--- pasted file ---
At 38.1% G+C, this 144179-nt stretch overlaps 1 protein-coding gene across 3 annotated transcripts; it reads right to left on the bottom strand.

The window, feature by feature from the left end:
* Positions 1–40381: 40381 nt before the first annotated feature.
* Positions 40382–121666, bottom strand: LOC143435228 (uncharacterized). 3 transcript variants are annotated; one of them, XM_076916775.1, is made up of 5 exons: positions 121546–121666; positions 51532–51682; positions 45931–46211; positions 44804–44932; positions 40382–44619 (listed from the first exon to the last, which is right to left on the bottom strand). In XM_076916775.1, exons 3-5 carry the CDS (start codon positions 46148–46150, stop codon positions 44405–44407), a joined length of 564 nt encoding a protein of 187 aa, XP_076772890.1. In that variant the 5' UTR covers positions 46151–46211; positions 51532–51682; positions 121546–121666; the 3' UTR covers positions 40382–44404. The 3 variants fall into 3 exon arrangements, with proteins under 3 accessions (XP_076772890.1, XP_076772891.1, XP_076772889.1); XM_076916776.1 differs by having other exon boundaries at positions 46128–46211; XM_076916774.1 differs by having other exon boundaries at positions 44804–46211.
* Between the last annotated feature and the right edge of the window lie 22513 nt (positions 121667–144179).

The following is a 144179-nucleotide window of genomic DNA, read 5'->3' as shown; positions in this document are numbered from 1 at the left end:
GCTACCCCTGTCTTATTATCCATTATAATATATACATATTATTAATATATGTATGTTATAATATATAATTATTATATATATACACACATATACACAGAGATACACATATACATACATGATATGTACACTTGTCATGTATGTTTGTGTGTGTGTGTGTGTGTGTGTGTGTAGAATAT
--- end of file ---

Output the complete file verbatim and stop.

At 38.1% G+C, this 144179-nt stretch overlaps 1 protein-coding gene across 3 annotated transcripts; it reads right to left on the bottom strand.

The window, feature by feature from the left end:
* Positions 1–40381: 40381 nt before the first annotated feature.
* Positions 40382–121666, bottom strand: LOC143435228 (uncharacterized). 3 transcript variants are annotated; one of them, XM_076916775.1, is made up of 5 exons: positions 121546–121666; positions 51532–51682; positions 45931–46211; positions 44804–44932; positions 40382–44619 (listed from the first exon to the last, which is right to left on the bottom strand). In XM_076916775.1, exons 3-5 carry the CDS (start codon positions 46148–46150, stop codon positions 44405–44407), a joined length of 564 nt encoding a protein of 187 aa, XP_076772890.1. In that variant the 5' UTR covers positions 46151–46211; positions 51532–51682; positions 121546–121666; the 3' UTR covers positions 40382–44404. The 3 variants fall into 3 exon arrangements, with proteins under 3 accessions (XP_076772890.1, XP_076772891.1, XP_076772889.1); XM_076916776.1 differs by having other exon boundaries at positions 46128–46211; XM_076916774.1 differs by having other exon boundaries at positions 44804–46211.
* Between the last annotated feature and the right edge of the window lie 22513 nt (positions 121667–144179).

The following is a 144179-nucleotide window of genomic DNA, read 5'->3' as shown; positions in this document are numbered from 1 at the left end:
GCTACCCCTGTCTTATTATCCATTATAATATATACATATTATTAATATATGTATGTTATAATATATAATTATTATATATATACACACATATACACAGAGATACACATATACATACATGATATGTACACTTGTCATGTATGTTTGTGTGTGTGTGTGTGTGTGTGTGTGTAGAATAT